Professor Zang suggests that two factors could be causing the drop in audit quality. One is familiarity, which could slowly eat away the auditor’s professional scepticism. The second is compromised independence, due to the CEO’s or CFO’s ‘bargaining power’ over an auditor who also audits a company where the CEO or CFO is a director. “Some CEOs and CFOs are very powerful—they exercise big influences in board decisions. That is why it is always better to keep a good distance between auditors and executives,” he stresses.
Conservative accounting—less accurate but better?
In another example of bringing real world insight into areas previously only examined through theory, Professor Zang’s empirical research has also uncovered the impact on audit quality of another controversial change in the accounting world—the move away from conservative accounting.
Under a conservative accounting approach, companies are slower to recognise profits and faster to acknowledge losses in the reported accounts. In recent years, standard setters have steered away from this seemingly prudent approach in favour of real-time accuracy—for example reporting the fair market value is favoured over reporting historical-based assessments.
In theory, auditors prefer conservative accounting so that companies will not hold on to bad news until the last possible moment.
Putting this theory to the test, Professor Zang and his colleagues used audit-related information from the Audit Analytics database for the period of 2000–2010, and merged it with other data to obtain financial and stock return variables.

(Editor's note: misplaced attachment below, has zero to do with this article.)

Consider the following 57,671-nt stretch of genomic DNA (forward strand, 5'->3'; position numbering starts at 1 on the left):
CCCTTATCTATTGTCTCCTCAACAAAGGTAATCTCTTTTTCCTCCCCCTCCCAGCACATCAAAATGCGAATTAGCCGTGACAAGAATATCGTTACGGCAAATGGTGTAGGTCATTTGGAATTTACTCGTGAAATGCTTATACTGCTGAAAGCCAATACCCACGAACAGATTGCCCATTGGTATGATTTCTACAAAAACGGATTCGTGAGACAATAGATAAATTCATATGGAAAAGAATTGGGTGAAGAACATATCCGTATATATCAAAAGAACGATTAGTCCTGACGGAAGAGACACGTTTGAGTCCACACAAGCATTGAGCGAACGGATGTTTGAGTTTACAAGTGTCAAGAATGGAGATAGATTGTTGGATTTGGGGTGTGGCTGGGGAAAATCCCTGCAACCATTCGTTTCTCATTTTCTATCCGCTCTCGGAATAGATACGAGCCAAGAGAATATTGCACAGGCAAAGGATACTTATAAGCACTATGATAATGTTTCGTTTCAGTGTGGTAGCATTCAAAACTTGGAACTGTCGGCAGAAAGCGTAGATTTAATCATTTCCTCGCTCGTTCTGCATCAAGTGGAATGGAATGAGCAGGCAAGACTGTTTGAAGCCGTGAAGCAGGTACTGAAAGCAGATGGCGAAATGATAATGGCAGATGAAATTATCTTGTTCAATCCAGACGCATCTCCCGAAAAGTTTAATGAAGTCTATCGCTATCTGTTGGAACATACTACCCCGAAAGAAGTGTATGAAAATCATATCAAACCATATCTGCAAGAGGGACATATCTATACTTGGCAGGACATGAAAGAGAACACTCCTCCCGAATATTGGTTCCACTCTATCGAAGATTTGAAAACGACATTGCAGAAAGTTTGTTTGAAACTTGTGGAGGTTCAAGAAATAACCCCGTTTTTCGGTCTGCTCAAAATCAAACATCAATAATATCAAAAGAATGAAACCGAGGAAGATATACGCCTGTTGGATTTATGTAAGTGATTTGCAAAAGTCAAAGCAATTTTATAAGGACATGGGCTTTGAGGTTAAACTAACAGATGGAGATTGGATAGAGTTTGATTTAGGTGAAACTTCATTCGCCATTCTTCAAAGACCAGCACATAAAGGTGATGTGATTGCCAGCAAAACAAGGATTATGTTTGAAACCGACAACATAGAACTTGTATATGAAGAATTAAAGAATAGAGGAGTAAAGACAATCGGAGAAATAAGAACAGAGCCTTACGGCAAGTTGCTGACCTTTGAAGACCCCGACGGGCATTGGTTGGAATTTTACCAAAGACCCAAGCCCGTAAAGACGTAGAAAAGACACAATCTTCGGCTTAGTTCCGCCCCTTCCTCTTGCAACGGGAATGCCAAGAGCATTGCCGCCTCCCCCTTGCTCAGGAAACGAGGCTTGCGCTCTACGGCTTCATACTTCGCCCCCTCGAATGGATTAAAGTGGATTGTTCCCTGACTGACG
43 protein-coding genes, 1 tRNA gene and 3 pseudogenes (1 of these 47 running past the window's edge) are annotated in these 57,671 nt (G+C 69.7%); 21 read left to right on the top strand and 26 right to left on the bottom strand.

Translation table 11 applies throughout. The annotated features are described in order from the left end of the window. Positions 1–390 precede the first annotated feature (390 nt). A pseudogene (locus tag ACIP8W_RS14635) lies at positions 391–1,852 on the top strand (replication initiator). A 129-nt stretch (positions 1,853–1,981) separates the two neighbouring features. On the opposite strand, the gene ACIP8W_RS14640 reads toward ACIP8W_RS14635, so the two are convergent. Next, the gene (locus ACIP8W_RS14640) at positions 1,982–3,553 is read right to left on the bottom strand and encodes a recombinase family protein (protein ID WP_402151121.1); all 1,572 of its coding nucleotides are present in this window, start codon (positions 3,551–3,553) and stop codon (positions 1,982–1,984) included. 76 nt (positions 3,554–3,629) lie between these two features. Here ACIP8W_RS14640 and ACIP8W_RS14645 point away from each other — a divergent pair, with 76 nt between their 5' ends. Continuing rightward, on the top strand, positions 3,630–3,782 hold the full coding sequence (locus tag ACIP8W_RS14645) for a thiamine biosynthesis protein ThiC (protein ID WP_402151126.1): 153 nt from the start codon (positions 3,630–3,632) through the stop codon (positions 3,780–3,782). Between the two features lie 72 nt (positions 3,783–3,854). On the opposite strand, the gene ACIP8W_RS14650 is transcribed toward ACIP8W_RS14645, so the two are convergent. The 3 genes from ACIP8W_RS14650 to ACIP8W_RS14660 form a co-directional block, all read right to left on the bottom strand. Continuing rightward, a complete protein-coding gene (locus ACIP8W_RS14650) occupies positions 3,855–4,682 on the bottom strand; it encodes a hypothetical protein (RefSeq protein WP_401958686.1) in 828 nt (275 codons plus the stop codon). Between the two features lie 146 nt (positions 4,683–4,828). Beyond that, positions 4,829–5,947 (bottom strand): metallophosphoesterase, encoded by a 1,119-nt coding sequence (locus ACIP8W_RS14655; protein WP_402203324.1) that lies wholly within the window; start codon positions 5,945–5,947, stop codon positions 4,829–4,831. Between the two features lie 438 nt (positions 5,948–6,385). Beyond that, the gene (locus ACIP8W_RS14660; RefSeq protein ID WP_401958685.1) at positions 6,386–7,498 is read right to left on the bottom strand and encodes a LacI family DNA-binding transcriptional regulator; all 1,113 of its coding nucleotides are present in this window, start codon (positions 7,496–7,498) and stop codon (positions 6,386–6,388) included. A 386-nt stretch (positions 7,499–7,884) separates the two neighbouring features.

Their findings, in the article recently published in The Accounting Review “Client Conservatism and Auditor-Client Contracting” with M. L. DeFond and C.Y. Lim, pointed to benefits not previously appreciated with conservative accounting. They found that auditors of more conservative clients charged lower fees, issued fewer going concern opinions, and resigned less frequently.
More opportunities to investigate factors affecting audit quality could come with further changes to financial reporting and auditing rules, says Professor Zang. These include proposals in the US to disclose the name of the individual audit partners in charge of the audit, rather than just the name of the audit firm.
“With more information about an individual’s background, social interactions, and educational background, we could do more interesting research about the impact of networks on audit quality,” he says.
The effect of informal business networks on audit quality might be particularly important to markets with limited pools of directors, like Singapore, says Professor Zang. “Companies like to find directors with experience in the industry, and this creates many connections across many companies. If we do not pay close attention, independence could be endangered.”
By David Turner